Arithmetic Errors

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Arithmetic Errors

Craig Carey-2
[hidden email] writes:

[I'm replying to Demorep's suggestions, farther down in this letter]

> 1. Errata- In the first example there is
> Also #(B>C) = 10 and
>      #(C>B) = 48, so C beats B by 44-10 = 34.
> The 48 should be 44 apparently.
> 2. Regarding Mr. Anderson's --
> A New Example:
> 48:  A, (B & C tied)
>  6:  B, (A & C tied)
> 46:  C, B, A
> I suggest again that the least worst defeat should not be used for a tie
> breaker. There seems to be a bias using the least worst defeat tie breaker
> towards the candidate with the second highest number of first choice votes.

Seems to be? Can you show that there's bias? First you have do say just
what you mean by "bias" in some kind of objective terms, and then you
have to demonstrate that such bias exists in Condorcet's method.

"Suggest", & "Seems to be" aren't enough. I've given concrete specific
reasons why Condorcet's method meets some very widely-agreed-upon

> For a tie breaker I suggest that the candidate with the lowest number of
> first choice votes lose (or first choice votes plus additional choice votes
> if there were 4 or more candidates). Thus B should lose the tie breaker and A
> should win 48 to 46 (or 51 to 49 if a half vote for each of the 6 A & C tied
> votes from B as second choices is transferred).

You're basically proposing MPV (Hare's method), maybe with some
hybridization under some conditions. As is well known by (& much
done by) the academic voting system authors, there's really no limit
to the number of methods that can be proposed or named or listed.

No, proposing new methods isn't going to help EM accomplish its goal.
Start with the standards that are important to you, Demorep. Name those
standards. And then find a method that meets those standards. And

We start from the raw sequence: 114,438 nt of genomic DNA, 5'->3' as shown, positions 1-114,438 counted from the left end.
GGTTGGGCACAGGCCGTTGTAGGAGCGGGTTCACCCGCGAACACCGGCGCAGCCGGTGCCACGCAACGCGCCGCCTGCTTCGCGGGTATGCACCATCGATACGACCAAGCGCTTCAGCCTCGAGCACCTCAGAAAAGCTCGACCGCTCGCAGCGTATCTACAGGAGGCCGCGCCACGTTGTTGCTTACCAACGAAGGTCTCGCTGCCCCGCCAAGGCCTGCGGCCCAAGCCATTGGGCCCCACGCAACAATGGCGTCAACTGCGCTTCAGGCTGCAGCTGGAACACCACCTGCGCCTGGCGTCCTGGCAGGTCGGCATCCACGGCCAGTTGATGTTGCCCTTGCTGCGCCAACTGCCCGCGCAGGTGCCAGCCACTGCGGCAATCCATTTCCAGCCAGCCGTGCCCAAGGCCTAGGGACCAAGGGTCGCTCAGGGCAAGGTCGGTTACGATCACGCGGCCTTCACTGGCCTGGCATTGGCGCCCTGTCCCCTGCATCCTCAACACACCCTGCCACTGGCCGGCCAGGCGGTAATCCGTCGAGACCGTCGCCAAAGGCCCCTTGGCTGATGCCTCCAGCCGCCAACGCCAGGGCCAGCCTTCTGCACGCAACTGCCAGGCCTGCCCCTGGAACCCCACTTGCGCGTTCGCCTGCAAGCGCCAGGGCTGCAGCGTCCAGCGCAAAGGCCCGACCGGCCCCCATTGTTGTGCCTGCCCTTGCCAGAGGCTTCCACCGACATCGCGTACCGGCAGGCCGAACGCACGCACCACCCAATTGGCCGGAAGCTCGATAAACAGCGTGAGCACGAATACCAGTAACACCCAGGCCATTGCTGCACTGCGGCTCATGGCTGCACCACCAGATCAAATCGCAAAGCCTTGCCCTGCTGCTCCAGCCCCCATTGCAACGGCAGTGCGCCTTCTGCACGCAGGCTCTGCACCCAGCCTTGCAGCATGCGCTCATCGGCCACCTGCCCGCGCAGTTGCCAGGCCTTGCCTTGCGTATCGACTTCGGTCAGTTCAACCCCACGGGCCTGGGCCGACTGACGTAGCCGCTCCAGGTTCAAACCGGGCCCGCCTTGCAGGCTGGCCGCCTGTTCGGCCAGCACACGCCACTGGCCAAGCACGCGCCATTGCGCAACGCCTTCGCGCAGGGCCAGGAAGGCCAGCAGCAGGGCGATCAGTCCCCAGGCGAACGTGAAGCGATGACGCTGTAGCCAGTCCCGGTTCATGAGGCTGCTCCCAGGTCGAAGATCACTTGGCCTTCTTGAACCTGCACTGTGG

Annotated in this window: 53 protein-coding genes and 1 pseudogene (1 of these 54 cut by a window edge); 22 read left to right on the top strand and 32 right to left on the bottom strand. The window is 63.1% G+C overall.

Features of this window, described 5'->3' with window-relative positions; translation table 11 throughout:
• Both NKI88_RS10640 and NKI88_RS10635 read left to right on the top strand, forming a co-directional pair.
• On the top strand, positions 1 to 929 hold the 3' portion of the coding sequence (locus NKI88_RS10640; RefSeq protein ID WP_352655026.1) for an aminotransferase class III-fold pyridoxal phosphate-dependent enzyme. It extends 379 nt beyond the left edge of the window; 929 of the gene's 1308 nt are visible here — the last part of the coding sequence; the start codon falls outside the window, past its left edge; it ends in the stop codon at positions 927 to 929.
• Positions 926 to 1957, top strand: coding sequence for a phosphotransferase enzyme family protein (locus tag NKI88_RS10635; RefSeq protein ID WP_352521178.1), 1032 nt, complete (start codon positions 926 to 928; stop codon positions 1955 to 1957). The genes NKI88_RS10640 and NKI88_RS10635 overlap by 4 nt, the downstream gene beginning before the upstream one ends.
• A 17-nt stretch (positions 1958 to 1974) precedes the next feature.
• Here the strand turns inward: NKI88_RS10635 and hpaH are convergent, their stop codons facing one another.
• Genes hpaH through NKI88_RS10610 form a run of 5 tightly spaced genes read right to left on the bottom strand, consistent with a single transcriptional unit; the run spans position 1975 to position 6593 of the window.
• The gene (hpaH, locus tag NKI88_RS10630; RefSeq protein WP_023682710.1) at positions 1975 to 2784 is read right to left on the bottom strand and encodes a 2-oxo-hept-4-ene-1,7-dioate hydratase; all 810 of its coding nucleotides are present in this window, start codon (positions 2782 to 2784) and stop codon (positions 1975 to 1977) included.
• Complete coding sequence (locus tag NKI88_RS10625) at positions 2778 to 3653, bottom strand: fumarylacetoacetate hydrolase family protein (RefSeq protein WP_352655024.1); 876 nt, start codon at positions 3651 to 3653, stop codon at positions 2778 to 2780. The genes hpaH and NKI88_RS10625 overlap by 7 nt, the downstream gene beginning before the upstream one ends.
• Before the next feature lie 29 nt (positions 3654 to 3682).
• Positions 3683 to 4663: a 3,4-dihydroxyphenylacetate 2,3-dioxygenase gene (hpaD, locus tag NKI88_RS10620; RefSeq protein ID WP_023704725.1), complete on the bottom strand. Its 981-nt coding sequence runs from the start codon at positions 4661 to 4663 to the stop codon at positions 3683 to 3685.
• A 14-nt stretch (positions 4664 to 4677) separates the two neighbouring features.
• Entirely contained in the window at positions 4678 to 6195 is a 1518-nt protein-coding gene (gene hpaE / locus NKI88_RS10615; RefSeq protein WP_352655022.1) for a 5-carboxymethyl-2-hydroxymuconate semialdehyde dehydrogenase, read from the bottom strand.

if you've already done that, and the above proposal in your letter is
what you've come up with, to meet your standards, then 1) tell us what
your standards are; & 2) tell us why your method meets those standards.

We must take that orderly approach.

The academics seem to believe that they're taking an orderly
approach, based on criteria. But the criteria they use are
met by many methods, and they seem to be saying that anything
that meets those criteria is ok, while ignoring the things that
are important to voters & electoral reformers, things that,
judging by how many people mention them as important, are
more important than the academic criteria. How many times have
you heard a voter tell you that he faces a voting dilemma because
of the Smith Criterion or the Condorcet Loser Criterion?

..Maybe that's because violation of those critera aren't the
things that cause dilemma, aren't the cause of the problems that
voters complain of, aren't relevant to the goals that led us to
want better single-winner methods.

But that's off the subject of this reply. Demorep, the thing for
you to do is start from standards, instead of just defining
new methods. Either that or become a voting-system academic
author & write in journals.


> .-